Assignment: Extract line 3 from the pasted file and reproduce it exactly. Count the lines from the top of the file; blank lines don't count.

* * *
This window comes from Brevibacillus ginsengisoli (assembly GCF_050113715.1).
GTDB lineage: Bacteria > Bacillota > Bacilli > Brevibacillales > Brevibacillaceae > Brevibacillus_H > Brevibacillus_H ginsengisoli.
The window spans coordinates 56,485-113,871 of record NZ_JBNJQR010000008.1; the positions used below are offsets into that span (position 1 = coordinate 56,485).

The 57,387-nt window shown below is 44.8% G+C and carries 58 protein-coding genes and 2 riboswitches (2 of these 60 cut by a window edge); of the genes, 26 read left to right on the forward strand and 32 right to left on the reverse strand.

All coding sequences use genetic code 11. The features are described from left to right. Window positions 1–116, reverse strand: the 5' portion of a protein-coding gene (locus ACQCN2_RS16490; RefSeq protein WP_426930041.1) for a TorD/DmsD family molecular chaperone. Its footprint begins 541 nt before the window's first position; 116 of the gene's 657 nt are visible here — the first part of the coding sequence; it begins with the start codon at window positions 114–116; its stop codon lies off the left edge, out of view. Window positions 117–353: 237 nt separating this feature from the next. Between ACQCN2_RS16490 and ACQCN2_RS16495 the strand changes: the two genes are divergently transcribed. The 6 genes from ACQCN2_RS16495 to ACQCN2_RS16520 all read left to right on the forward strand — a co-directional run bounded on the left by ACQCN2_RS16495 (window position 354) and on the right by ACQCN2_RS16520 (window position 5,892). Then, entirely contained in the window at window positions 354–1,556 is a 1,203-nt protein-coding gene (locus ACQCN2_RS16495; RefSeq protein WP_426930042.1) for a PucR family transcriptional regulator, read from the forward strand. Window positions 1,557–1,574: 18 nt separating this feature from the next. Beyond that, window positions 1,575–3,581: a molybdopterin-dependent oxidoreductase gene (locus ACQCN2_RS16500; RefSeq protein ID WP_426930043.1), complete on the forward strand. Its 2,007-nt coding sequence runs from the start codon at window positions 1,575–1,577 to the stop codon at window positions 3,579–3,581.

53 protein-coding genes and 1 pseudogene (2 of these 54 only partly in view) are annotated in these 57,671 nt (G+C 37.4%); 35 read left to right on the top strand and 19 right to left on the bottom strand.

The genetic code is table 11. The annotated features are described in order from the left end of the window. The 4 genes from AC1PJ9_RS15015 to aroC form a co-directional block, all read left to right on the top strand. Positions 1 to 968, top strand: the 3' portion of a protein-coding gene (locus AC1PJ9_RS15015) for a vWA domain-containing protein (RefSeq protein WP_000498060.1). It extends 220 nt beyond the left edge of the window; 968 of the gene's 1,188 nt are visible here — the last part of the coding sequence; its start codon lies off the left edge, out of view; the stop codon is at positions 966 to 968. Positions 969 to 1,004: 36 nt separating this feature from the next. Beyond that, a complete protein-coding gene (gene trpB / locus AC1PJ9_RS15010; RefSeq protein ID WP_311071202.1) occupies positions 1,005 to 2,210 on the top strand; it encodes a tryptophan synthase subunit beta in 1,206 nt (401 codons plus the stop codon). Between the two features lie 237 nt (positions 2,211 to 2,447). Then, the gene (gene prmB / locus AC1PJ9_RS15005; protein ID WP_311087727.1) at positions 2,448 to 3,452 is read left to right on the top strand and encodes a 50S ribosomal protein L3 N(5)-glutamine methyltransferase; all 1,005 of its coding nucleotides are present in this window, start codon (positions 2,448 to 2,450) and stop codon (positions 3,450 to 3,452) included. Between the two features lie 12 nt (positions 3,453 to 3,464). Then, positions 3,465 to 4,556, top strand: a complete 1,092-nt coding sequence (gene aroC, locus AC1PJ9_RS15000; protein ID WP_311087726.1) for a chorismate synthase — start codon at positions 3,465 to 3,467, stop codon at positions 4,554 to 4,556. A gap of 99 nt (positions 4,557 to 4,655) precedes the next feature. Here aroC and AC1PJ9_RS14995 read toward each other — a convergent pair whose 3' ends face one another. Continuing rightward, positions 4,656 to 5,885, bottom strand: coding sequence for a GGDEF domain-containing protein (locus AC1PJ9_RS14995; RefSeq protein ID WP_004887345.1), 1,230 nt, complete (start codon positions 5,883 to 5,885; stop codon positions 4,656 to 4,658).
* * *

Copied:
The window spans coordinates 56,485-113,871 of record NZ_JBNJQR010000008.1; the positions used below are offsets into that span (position 1 = coordinate 56,485).